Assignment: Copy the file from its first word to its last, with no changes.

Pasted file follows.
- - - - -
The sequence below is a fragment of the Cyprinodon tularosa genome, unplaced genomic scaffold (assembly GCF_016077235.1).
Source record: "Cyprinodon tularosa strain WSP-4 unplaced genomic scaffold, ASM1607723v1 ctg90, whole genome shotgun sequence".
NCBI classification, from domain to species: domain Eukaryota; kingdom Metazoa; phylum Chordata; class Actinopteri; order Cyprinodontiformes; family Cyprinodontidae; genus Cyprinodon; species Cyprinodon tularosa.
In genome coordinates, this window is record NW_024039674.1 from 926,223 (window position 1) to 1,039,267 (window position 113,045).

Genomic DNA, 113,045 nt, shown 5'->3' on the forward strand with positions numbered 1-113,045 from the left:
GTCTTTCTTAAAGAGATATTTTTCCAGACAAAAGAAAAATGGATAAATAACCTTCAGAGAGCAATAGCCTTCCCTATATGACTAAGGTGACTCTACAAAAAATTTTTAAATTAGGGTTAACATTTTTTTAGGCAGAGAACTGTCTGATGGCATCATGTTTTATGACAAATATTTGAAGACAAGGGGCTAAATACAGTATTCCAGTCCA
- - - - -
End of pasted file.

The sequence below is a fragment of the Cyprinodon tularosa genome, unplaced genomic scaffold (assembly GCF_016077235.1).
Source record: "Cyprinodon tularosa strain WSP-4 unplaced genomic scaffold, ASM1607723v1 ctg90, whole genome shotgun sequence".
NCBI classification, from domain to species: domain Eukaryota; kingdom Metazoa; phylum Chordata; class Actinopteri; order Cyprinodontiformes; family Cyprinodontidae; genus Cyprinodon; species Cyprinodon tularosa.
In genome coordinates, this window is record NW_024039674.1 from 926,223 (window position 1) to 1,039,267 (window position 113,045).

Genomic DNA, 113,045 nt, shown 5'->3' on the forward strand with positions numbered 1-113,045 from the left:
GTCTTTCTTAAAGAGATATTTTTCCAGACAAAAGAAAAATGGATAAATAACCTTCAGAGAGCAATAGCCTTCCCTATATGACTAAGGTGACTCTACAAAAAATTTTTAAATTAGGGTTAACATTTTTTTAGGCAGAGAACTGTCTGATGGCATCATGTTTTATGACAAATATTTGAAGACAAGGGGCTAAATACAGTATTCCAGTCCA